Yet most of the time, the tiredness were compensated by the warm reception provided by the rural settlers. During the meet the people sessions, Robert often took on the role of the master of ceremonies. "You would never know while standing out in the crowd to make announcements you can end up an easy target," he said.

UNDERSTANDING THE LOCALS

The Mukah district is predominantly populated by the Iban who are mostly farmers and they are naturally friendly people.

Being an Iban himself, Robert felt this could best explain why he was preferred for the job in view of the community that he had to deal with.

However, it is no easy task because the Iban in Mukah differ from the Iban he is familiar with back in Medamit.

The rural Iban community welcomes civil servants and is ever ready to cooperate. But Robert pointed out when they refuse to cooperate, their intentions can easily be misconstrued.

"For example, they will sometime decline to help us when we ask them to join us as our guides to the settlements along the river. They will simply say "Jaik Mimpi", which an outsider will interpret that they have bad feeling about joining us," he said.

In actual fact, he said the Iban term was actually a hint given to the CAG not to proceed with their plans as there could possibly be insurgents waiting to ambush from the riverbanks.

"There was one occasion at a remote longhouse, where the longhouse headman told us that we could not sleep in the rooms like what would normally be accorded to any longhouse visitors. We were instead told to spend the night in the attic," he said.

Understandably, the "rude request" of the tuai rumah was actually for the safety of the CAG officers as the communists often made surprise visits to the longhouse to demand food and other supplies.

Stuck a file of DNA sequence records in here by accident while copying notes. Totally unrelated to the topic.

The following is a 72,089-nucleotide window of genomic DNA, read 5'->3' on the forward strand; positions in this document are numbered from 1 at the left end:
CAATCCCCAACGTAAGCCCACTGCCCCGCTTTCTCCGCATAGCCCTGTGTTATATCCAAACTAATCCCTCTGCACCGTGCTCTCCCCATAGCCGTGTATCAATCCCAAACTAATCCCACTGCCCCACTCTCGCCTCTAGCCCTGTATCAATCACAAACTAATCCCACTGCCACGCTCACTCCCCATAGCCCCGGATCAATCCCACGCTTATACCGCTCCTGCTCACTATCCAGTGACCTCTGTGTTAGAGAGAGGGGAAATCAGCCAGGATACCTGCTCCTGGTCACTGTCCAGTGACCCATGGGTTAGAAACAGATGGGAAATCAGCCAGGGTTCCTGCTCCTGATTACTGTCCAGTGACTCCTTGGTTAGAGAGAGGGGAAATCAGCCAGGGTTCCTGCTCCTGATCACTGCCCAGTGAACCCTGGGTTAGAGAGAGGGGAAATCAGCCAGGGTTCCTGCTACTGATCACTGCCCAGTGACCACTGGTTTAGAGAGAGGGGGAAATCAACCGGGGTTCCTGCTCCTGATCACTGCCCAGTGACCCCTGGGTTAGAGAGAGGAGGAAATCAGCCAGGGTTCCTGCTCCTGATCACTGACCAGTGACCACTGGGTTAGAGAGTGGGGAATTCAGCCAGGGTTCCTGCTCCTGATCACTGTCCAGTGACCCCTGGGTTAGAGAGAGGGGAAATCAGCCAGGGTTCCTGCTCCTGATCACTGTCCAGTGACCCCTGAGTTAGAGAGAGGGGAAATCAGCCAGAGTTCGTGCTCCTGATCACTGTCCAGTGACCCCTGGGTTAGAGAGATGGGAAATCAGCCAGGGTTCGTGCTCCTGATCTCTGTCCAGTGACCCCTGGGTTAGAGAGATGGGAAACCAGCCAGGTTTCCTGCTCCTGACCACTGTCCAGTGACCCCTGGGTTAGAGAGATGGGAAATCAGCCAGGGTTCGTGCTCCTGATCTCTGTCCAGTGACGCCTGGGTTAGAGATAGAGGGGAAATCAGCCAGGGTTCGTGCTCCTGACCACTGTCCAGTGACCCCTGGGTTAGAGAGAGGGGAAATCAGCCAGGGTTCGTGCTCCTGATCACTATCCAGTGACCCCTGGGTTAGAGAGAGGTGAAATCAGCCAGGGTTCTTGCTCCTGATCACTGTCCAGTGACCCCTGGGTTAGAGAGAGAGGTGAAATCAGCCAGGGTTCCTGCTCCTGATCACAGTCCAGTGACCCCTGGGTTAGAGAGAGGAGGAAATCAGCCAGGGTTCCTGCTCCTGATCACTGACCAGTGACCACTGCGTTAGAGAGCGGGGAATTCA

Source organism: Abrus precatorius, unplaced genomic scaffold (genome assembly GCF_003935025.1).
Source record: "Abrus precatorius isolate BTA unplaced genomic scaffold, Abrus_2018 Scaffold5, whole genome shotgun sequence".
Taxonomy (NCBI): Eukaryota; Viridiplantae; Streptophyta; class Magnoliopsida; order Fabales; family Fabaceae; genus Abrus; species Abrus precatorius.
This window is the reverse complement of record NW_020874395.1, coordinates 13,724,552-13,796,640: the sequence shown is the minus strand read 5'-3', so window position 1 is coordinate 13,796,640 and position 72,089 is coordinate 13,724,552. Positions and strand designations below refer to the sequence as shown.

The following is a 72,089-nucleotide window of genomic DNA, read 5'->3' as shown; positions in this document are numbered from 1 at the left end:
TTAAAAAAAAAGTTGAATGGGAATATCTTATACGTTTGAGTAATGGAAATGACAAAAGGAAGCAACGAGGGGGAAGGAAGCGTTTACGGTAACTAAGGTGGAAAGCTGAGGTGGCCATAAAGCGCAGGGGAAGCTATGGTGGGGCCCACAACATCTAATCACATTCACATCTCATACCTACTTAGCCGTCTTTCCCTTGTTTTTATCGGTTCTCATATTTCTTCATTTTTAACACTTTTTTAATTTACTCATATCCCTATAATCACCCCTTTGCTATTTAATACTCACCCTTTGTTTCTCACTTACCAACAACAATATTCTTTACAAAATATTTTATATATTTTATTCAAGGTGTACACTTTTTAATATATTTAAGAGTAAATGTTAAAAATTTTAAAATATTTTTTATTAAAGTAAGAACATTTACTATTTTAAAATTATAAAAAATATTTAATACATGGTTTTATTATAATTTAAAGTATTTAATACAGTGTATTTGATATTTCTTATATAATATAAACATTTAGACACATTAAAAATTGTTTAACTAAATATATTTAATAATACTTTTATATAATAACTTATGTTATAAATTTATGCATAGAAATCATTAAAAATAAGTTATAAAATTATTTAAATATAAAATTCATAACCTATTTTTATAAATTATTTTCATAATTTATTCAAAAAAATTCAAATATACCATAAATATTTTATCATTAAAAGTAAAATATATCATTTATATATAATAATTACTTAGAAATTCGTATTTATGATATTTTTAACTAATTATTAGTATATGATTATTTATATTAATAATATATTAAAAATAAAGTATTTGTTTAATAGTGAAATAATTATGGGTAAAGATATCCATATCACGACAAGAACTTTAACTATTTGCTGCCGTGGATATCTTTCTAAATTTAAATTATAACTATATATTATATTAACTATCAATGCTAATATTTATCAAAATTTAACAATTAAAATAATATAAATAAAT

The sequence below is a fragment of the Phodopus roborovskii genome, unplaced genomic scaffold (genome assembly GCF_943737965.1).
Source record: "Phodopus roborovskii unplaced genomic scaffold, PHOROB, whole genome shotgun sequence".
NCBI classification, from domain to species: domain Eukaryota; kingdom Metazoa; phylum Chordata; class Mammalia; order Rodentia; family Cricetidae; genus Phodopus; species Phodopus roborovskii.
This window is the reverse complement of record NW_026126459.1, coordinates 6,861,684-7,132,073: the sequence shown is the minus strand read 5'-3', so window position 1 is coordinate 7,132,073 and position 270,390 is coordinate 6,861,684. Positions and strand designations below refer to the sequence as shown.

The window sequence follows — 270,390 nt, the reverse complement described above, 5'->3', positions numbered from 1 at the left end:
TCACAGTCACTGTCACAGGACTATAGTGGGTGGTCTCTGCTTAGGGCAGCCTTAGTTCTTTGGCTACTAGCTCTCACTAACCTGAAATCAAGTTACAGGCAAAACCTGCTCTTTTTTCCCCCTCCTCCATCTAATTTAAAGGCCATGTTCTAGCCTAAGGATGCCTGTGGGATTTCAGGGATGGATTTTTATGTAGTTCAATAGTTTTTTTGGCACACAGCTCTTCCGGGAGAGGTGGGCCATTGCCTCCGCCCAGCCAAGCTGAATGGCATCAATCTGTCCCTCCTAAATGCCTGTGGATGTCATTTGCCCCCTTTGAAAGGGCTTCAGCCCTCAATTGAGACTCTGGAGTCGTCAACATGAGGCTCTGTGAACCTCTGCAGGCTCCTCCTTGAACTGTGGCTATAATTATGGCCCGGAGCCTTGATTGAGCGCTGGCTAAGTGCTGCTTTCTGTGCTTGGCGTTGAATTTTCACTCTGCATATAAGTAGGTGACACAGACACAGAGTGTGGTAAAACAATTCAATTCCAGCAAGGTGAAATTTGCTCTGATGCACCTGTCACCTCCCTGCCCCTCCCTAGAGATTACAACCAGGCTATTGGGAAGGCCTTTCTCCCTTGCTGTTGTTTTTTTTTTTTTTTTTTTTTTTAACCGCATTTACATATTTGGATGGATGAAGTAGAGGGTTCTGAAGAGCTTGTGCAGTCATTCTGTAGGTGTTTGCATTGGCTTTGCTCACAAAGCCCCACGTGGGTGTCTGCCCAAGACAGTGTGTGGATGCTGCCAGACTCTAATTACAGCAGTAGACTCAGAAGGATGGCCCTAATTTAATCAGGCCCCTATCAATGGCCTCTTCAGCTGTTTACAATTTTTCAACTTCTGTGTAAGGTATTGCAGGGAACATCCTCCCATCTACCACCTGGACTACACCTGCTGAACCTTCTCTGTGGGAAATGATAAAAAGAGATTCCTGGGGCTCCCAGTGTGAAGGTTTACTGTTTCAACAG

CAG'S TASK

Clashes between the security forces and the communists near remote river settlements in Mukah kept the CAG on its toes and after each clash it would be their turn to go down to the scene to assess the situation.

"No one could officially declare that the area is safe until we reach the place for ground assessment and upon the confirmation of the security force, we would inform the people that it is safe and they need not worry," he said.

He remained a psy-war officer until 1979 in Mukah and as the communist threats waned in Sarawak, the transfer call rang again leading him to several places including Kapit, Belaga, his hometown Limbang, Bintulu and eventually to Miri in 2000.

But of all the places that he has been and positions that he has held, Mukah and his role as psy-war officer would remain dearest to him.

"I have gained a lot of experience especially in the art of winning the hearts and minds of the people... under a lot threats and though a scary experience I really appreciate it," he said.

It is the deeds of the people like Robert that helped the nation enjoy peace and prosperity since Merdeka almost half a century ago. Their deeds to the nation are invaluable and never will be forgotten.

-- BERNAMA

Lee
der Chef
www.psywar.org